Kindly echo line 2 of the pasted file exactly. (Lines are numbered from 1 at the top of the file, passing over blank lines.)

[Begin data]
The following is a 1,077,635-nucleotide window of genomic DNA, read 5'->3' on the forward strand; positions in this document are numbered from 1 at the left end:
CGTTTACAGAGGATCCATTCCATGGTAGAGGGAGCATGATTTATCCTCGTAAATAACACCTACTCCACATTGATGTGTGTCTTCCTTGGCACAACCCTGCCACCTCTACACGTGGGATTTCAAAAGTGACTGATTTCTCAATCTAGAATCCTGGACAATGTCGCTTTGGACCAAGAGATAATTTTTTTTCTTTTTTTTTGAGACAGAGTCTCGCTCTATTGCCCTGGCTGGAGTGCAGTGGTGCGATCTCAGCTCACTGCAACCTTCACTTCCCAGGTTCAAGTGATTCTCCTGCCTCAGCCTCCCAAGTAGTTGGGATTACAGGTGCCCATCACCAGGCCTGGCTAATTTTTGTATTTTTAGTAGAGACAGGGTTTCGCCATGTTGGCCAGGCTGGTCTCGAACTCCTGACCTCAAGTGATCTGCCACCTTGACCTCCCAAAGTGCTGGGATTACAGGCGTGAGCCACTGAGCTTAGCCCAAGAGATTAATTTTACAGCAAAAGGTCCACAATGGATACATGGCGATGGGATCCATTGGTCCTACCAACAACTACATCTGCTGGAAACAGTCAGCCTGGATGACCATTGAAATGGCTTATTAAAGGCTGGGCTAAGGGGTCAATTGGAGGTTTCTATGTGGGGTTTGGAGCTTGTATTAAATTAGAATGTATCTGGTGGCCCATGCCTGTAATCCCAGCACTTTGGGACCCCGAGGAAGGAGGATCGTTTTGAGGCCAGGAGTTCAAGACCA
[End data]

CGTTTACAGAGGATCCATTCCATGGTAGAGGGAGCATGATTTATCCTCGTAAATAACACCTACTCCACATTGATGTGTGTCTTCCTTGGCACAACCCTGCCACCTCTACACGTGGGATTTCAAAAGTGACTGATTTCTCAATCTAGAATCCTGGACAATGTCGCTTTGGACCAAGAGATAATTTTTTTTCTTTTTTTTTGAGACAGAGTCTCGCTCTATTGCCCTGGCTGGAGTGCAGTGGTGCGATCTCAGCTCACTGCAACCTTCACTTCCCAGGTTCAAGTGATTCTCCTGCCTCAGCCTCCCAAGTAGTTGGGATTACAGGTGCCCATCACCAGGCCTGGCTAATTTTTGTATTTTTAGTAGAGACAGGGTTTCGCCATGTTGGCCAGGCTGGTCTCGAACTCCTGACCTCAAGTGATCTGCCACCTTGACCTCCCAAAGTGCTGGGATTACAGGCGTGAGCCACTGAGCTTAGCCCAAGAGATTAATTTTACAGCAAAAGGTCCACAATGGATACATGGCGATGGGATCCATTGGTCCTACCAACAACTACATCTGCTGGAAACAGTCAGCCTGGATGACCATTGAAATGGCTTATTAAAGGCTGGGCTAAGGGGTCAATTGGAGGTTTCTATGTGGGGTTTGGAGCTTGTATTAAATTAGAATGTATCTGGTGGCCCATGCCTGTAATCCCAGCACTTTGGGACCCCGAGGAAGGAGGATCGTTTTGAGGCCAGGAGTTCAAGACCA